We do not have a Novel of the Year for 2016. Our committee looked for superbly written stories with engaging characters set in a fallen world, clean (or almost-clean) language, and a redemptive flavor without preachiness. That’s a tall order these days: We list five good ones on the next page, but none really stands out.
Instead of reading a new work of fiction, you might try three published in past years that are oddly relevant to our own time. First is the oldest of the oldies but goodies: Homer’s The Iliad, in a new translation by Barry Powell (Oxford, 2014). Forced in college to read this eighth-century-B.C. epic in a translation that made Greco-Trojan wrestlers sound like British lords, I was bored—but Powell’s vibrant work makes the ancient belligerents sound like Republican candidates insulting each other during debates.
For example, Agamemnon attacks the media: “Prophet of evil, never have you said a word pleasing to me.” He tells his chief adversary among the Greeks, Achilles, to get lost: “There are plenty who will honor me, and Zeus above all, whose wisdom is great. You are most hateful to me of all the god-reared chieftains. … I don’t like you. I don’t care if you are angry.” Achilles fires his verbal torpedoes: “Shameless fool! Greedy, how now can your speech gladly persuade any of the Achaeans either to go on an ambush or to fight in the hand-to-hand?”
Remember Donald Trump’s sneers at “Little Marco” Rubio? Here’s Trojan hero Hector reproaching his younger brother: “Little Paris, nice to look at, mad for women, seducer boy—I wish you had never been born. … Evil Paris pretty-boy, girl-crazy, con man.” Meanwhile, polytheistic gods Zeus and Hera are locked in a bad eternal marriage: Hera mocks him—“Who, my clever fellow, have you been making deals with?”—and “Zeus, who assembles the clouds” responds with invective: “Shut up and sit down! Obey my word, or all the gods in Olympus will do you no good as I close in and lay upon you my powerful hands.”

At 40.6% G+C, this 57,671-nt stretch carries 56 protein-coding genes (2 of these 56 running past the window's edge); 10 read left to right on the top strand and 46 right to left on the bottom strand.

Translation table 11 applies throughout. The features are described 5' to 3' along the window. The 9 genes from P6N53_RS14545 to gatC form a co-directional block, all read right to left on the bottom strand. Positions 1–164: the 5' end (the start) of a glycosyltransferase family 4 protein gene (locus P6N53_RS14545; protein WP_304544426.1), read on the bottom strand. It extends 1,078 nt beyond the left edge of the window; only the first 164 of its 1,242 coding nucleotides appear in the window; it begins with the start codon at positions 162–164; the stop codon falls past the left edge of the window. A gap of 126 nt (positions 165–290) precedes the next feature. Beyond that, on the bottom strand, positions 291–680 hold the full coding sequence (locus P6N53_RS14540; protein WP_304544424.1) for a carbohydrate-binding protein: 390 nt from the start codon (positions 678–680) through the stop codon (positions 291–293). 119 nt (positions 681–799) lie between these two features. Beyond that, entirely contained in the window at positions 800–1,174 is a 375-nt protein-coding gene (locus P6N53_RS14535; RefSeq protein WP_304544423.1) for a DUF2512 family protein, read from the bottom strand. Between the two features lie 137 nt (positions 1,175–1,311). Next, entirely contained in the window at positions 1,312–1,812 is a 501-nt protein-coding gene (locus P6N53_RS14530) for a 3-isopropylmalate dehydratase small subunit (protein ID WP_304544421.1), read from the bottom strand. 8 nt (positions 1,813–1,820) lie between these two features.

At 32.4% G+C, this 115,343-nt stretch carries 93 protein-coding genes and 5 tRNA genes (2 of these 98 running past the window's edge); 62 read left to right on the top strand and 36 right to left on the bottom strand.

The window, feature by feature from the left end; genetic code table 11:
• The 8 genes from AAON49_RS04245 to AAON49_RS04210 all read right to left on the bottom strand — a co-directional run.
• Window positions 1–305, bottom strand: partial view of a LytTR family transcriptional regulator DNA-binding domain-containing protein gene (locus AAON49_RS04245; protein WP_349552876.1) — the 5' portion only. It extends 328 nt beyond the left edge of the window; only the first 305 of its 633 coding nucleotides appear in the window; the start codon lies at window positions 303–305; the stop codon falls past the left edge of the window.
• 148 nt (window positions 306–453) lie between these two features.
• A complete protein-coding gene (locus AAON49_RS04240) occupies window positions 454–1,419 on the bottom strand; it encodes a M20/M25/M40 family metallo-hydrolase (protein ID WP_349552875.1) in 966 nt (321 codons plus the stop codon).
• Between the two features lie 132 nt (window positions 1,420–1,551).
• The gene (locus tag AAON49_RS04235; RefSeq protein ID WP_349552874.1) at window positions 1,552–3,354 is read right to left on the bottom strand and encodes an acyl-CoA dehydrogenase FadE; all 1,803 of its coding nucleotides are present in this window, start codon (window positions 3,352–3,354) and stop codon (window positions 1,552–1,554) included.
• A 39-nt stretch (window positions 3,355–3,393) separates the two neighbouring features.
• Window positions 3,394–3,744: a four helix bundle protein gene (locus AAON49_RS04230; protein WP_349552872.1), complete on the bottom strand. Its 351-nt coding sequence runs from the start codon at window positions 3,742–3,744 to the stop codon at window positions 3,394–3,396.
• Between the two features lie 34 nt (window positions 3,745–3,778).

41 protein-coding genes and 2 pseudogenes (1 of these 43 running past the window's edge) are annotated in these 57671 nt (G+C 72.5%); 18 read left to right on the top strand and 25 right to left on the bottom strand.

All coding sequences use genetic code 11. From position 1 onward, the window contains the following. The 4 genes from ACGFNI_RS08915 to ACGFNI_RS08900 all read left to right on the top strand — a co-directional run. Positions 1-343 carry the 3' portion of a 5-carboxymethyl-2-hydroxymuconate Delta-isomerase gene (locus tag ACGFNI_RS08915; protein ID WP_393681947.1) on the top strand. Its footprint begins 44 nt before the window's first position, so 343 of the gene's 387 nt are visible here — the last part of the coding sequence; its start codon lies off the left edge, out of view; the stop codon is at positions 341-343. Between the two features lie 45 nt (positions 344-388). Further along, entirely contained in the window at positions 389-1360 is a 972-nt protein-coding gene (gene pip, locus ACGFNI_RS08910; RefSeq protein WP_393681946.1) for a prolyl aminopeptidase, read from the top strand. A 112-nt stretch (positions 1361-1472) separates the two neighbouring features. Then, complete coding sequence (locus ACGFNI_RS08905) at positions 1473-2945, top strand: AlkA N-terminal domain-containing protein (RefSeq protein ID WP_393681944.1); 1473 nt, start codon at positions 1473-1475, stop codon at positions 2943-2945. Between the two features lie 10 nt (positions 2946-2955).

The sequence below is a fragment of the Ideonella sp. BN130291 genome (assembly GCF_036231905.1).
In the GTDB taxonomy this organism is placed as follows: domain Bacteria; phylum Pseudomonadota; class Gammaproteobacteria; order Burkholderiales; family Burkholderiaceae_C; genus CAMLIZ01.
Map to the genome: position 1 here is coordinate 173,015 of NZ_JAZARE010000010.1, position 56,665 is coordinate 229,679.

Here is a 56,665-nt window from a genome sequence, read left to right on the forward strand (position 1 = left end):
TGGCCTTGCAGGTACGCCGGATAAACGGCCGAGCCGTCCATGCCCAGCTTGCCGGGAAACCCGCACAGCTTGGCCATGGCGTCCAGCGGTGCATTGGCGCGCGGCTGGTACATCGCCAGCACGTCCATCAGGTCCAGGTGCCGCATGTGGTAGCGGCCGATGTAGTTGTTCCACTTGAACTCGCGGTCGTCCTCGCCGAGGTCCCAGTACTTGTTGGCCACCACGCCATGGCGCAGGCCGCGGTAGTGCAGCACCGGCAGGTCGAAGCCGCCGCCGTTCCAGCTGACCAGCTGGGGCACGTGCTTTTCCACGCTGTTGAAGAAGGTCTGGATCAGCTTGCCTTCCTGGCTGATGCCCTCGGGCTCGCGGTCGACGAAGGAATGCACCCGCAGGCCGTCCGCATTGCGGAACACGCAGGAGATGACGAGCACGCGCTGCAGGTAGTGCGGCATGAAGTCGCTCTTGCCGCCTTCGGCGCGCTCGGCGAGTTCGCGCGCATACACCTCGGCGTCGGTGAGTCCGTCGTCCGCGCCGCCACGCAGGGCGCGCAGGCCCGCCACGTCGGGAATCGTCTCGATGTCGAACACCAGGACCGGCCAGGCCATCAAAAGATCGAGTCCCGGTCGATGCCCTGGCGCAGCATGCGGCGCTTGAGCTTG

This energetic translation of The Iliad does have bits of bad language along with many explicit depictions of battlefield deaths—and that note leads me to a second book, Jose Gironella’s The Cypresses Believe in God, a novel about the five years (1931-1936) that led to the Spanish Civil War (1936-1939) and 1 million battlefield deaths.